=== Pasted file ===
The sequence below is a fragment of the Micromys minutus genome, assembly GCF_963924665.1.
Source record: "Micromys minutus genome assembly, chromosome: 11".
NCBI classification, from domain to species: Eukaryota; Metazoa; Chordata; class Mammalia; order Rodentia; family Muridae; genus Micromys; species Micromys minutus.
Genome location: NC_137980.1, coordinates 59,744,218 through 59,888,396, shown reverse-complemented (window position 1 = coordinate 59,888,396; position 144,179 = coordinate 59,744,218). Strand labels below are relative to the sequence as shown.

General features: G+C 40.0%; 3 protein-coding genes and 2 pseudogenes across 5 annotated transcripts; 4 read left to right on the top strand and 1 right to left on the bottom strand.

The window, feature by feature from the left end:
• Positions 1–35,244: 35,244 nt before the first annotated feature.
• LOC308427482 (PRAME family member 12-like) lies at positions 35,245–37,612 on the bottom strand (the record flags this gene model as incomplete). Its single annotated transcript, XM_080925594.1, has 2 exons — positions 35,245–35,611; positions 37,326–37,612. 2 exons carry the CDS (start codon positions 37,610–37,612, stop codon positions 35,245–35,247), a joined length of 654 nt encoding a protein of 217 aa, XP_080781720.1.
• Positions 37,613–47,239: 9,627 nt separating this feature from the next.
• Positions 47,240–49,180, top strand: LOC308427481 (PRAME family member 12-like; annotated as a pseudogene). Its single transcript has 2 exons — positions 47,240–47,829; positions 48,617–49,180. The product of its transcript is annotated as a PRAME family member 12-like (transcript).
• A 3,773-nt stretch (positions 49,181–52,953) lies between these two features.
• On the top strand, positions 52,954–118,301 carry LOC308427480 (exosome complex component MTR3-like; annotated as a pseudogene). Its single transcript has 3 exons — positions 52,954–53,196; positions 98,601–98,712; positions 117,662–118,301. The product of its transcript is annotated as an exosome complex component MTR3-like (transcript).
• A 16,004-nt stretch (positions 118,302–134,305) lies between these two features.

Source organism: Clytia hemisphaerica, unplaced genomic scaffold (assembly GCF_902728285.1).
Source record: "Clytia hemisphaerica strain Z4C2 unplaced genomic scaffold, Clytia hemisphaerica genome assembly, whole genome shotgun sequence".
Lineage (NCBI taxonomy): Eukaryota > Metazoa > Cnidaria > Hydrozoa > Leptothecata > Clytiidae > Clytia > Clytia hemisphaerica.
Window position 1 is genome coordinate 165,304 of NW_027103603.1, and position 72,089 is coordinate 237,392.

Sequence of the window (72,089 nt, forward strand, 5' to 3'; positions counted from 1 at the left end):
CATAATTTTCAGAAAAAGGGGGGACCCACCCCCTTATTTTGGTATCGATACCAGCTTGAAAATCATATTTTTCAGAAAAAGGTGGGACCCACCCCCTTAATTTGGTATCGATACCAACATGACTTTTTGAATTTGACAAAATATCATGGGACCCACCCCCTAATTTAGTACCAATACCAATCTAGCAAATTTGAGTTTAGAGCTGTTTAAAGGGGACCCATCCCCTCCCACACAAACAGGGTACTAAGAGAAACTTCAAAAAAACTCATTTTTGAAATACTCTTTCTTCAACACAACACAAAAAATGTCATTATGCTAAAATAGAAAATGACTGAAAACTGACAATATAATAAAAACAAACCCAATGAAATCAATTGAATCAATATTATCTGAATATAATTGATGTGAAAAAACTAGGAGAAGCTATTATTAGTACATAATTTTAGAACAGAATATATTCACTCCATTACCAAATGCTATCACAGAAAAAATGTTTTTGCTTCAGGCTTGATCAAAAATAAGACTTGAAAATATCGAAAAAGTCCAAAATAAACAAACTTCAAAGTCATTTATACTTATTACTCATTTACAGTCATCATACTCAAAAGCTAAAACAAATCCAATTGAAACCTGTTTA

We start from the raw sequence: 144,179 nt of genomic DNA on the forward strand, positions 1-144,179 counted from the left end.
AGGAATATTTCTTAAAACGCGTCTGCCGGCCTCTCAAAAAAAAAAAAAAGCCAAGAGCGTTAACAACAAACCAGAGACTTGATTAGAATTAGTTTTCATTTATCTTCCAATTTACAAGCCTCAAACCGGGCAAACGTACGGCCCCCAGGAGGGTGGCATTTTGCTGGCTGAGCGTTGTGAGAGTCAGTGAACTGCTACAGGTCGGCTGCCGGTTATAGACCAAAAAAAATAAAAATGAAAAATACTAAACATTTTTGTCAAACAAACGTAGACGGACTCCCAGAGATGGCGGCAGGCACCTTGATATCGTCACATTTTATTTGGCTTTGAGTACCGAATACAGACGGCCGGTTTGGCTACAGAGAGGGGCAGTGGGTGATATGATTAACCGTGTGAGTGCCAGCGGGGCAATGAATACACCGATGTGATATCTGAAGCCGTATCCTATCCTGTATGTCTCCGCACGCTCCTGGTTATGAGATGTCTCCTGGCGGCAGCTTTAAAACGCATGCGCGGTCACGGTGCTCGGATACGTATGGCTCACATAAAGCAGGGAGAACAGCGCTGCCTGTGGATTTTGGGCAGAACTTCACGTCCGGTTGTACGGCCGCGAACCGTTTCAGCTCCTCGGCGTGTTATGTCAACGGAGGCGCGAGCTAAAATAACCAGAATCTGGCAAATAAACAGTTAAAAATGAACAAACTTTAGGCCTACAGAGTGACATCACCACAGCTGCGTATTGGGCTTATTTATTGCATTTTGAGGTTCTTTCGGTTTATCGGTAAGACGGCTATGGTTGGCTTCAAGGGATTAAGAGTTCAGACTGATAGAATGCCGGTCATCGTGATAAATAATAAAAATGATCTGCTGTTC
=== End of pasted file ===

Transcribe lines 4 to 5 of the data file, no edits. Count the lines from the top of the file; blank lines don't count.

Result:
Genome location: NC_137980.1, coordinates 59,744,218 through 59,888,396, shown reverse-complemented (window position 1 = coordinate 59,888,396; position 144,179 = coordinate 59,744,218). Strand labels below are relative to the sequence as shown.

General features: G+C 40.0%; 3 protein-coding genes and 2 pseudogenes across 5 annotated transcripts; 4 read left to right on the top strand and 1 right to left on the bottom strand.